Competing in the global liquefied natural gas (LNG) race, Russia’s largest independent gas producer, Novatek, France’s Total and the other project shareholders have approved the final investment decision (FID) for Arctic LNG 2, a major LNG development located on Russia’s Gydan peninsula.
According to Total, the project will have a production capacity of 19.8 million tonnes per year and is expected to export its first cargo of the super chilled fuel by 2023, the second and third train to start up by 2024 and 2026.
“By virtue of size alone, it’s a pretty big deal and probably has some global significance, “Alexei Kokin, a senior oil and gas analyst at UralSib Financial Corp in Moscow, told New Europe by phone on 6 September. “We’re looking at almost 20 million tonnes when it’s completed. Not very soon – 2026 – but it is pretty large size. It’s going probably to be the largest LNG export facility,” he added.
During the Eastern Economic Forum in Vladivostok, Novatek announced that the participants of Arctic LNG 2 approved the FID for the Arctic LNG 2 project, consisting of the development of the Utrenneye field and the construction of a natural gas liquefaction plant on the Gydan Peninsula in the Russian Arctic region. The participation in this project also provides for the long-term LNG offtake by all the participants in proportion to their respective ownership interests, Novatek said in a press release.
Arctic LNG 2 owns an LNG export license. The Project participants include Novatek with 60%, France’s Total with 10%, China National Petroleum Corporation (CNPC) with 10%, China National Offshore Oil Corporation (CNOOC) with 10% and the Japan Arctic LNG, consortium of Mitsui & Co and JOGMEC with 10%. Total, which is the second-largest private global LNG player, also owns an 11.6% indirect participation in the project through its 19.4% stake in Novatek, thus an aggregated economic interest of 21.6% in the project.
“Novatek has emerged as one of the key players of the global LNG market with the successful launch of Yamal LNG,” Novatek Chairman Leonid Mikhelson said, who announced the FDI alongside Russian Energy Minister Alexander Novak in Vladivostok.
“Today, we have taken another step forward in our goal to become one of the largest LNG producers in the world by approving the final investment decision on our second large-scale LNG project – Arctic LNG 2,” he said. “Our long-term strategy is to develop our vast low-cost hydrocarbon resources on the Yamal and Gydan peninsulas, as well as to maximise our cost competitiveness across LNG markets,” Mikhelson added.
Novak said this is an important project for Russia and follows the country’s strategy to create capacities for LNG production.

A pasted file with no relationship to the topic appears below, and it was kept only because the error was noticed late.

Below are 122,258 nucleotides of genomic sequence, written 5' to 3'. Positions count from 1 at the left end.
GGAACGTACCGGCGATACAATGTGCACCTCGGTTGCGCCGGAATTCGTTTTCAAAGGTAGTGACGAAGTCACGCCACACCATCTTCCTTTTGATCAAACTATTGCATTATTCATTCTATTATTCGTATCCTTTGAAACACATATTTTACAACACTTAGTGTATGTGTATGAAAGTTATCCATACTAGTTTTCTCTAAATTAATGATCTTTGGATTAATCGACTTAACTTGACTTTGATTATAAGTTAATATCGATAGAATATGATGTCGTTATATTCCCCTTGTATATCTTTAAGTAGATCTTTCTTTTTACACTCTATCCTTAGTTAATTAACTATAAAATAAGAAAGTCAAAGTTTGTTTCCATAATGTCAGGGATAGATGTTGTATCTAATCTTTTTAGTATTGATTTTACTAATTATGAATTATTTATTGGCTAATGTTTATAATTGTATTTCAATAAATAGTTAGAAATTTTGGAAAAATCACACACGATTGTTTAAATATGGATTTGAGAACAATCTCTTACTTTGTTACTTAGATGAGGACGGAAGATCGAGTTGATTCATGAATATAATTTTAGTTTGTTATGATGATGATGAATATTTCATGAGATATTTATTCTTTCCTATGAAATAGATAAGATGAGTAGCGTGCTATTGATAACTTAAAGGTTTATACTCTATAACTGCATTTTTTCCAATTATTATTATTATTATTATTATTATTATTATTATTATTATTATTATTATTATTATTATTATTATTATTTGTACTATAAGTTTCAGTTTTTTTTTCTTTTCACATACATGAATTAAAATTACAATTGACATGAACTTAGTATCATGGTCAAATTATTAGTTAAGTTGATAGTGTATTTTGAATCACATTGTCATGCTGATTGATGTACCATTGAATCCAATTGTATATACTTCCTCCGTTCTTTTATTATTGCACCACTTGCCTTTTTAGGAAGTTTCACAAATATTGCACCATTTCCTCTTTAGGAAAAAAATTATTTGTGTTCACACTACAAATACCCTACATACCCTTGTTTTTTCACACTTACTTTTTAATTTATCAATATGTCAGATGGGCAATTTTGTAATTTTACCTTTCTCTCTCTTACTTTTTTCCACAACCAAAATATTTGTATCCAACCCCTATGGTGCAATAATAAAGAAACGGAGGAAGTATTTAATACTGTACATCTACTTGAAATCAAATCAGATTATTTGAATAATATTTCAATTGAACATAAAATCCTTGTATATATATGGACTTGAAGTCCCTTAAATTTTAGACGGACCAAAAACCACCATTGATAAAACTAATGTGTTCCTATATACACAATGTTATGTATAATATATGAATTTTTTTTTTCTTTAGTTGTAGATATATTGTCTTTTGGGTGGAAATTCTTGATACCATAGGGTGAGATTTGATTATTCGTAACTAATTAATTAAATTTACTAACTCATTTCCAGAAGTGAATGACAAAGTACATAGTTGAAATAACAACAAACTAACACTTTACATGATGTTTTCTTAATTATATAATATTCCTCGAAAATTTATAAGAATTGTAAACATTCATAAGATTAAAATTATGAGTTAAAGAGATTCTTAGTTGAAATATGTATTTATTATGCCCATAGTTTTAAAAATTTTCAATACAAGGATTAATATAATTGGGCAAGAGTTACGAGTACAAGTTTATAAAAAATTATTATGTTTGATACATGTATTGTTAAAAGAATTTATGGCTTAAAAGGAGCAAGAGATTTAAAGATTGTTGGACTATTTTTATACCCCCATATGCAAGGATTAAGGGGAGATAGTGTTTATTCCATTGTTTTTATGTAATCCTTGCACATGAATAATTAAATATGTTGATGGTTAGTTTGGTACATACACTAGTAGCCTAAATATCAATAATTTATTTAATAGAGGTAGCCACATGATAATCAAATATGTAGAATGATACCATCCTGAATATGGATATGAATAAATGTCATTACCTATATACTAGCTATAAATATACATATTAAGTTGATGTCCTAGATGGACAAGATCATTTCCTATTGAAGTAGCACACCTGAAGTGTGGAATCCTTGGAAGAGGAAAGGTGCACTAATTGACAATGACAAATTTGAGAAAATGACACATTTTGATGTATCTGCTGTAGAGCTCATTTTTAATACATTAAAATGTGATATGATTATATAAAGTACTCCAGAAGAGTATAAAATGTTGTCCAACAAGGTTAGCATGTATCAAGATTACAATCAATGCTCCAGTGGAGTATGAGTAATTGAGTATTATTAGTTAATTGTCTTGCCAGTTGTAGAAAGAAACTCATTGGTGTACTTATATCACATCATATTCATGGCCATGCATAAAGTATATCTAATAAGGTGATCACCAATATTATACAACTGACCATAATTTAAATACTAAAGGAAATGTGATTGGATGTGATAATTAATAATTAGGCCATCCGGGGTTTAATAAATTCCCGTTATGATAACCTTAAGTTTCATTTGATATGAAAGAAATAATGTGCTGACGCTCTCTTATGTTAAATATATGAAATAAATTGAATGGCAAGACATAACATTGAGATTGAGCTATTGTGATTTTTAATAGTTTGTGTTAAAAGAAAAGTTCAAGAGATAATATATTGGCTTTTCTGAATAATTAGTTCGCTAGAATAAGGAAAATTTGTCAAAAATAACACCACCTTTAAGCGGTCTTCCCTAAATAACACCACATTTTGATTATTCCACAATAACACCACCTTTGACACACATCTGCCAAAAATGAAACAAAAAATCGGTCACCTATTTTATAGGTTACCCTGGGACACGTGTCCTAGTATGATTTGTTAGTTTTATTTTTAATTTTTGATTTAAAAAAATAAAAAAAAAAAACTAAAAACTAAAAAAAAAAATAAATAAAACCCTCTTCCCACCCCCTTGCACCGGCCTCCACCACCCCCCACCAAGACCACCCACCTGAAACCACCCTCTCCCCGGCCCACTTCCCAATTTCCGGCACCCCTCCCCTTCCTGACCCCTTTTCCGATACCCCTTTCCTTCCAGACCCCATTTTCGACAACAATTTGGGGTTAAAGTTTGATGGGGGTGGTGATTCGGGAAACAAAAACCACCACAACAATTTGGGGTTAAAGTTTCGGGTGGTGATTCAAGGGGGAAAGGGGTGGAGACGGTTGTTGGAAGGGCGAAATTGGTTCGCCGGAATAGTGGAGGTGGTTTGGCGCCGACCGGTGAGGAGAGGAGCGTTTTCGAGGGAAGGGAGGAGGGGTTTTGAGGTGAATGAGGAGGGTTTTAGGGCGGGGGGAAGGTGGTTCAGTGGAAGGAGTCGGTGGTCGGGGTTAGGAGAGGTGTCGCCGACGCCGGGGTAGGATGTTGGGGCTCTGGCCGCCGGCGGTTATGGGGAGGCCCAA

Total CEO and Chairman Patrick Pouyanné said Arctic LNG 2 will leverage the success of the Yamal LNG project and will deliver competitive LNG to the markets in four years’ time. “Arctic LNG 2 adds to our growing portfolio of competitive LNG developments based on giant low cost resources primarily intended for the fast growing Asian markets,” he said.
Japanese Industry Minister Hiroshige Seko said the project is one of the largest in the history of Japanese-Russian relations. “It will unite Japan and Russia even more, as well as Europe and Asia. The Japanese government will provide all necessary assistance for the realization of this project,” Reuters quoted him as saying.
Kokin told New Europe that Russia is going to have a few more LNG projects in the coming decade but this is probably the most promising. “Novatek has a great track record, it has a proven reserve base, it has proven experience and good shareholder consortium, including Total, which has same experience as Novatek when it comes to Russia. So it’s positioned for success, at least at the implementation level. There’s a pretty good chance it will be done on time without these atrocious delays we have seen elsewhere,” Kokin said.
According to Total, Arctic LNG 2 production will be delivered to international markets by a fleet of ice-class LNG carriers that will be able to use the Northern Sea Route and the transshipment terminal in Kamchatka for cargoes destined for Asia and the transshipment terminal close to Murmansk for cargoes destined for Europe.
Definitely Russia as whole is going to be a much larger (LNG) player as a result of the Arctic LNG-2 project, Kokin said. “Novatek has enough resources for at least one more Arctic LNG project. It’s oddly called Arctic LNG-1 but it will be the next big one and about the same size as Arctic LNG-2 so if you add them then Novatek projects alone will probably be enough to make Russia a pretty big player in the market,” the Uralsib analyst said.
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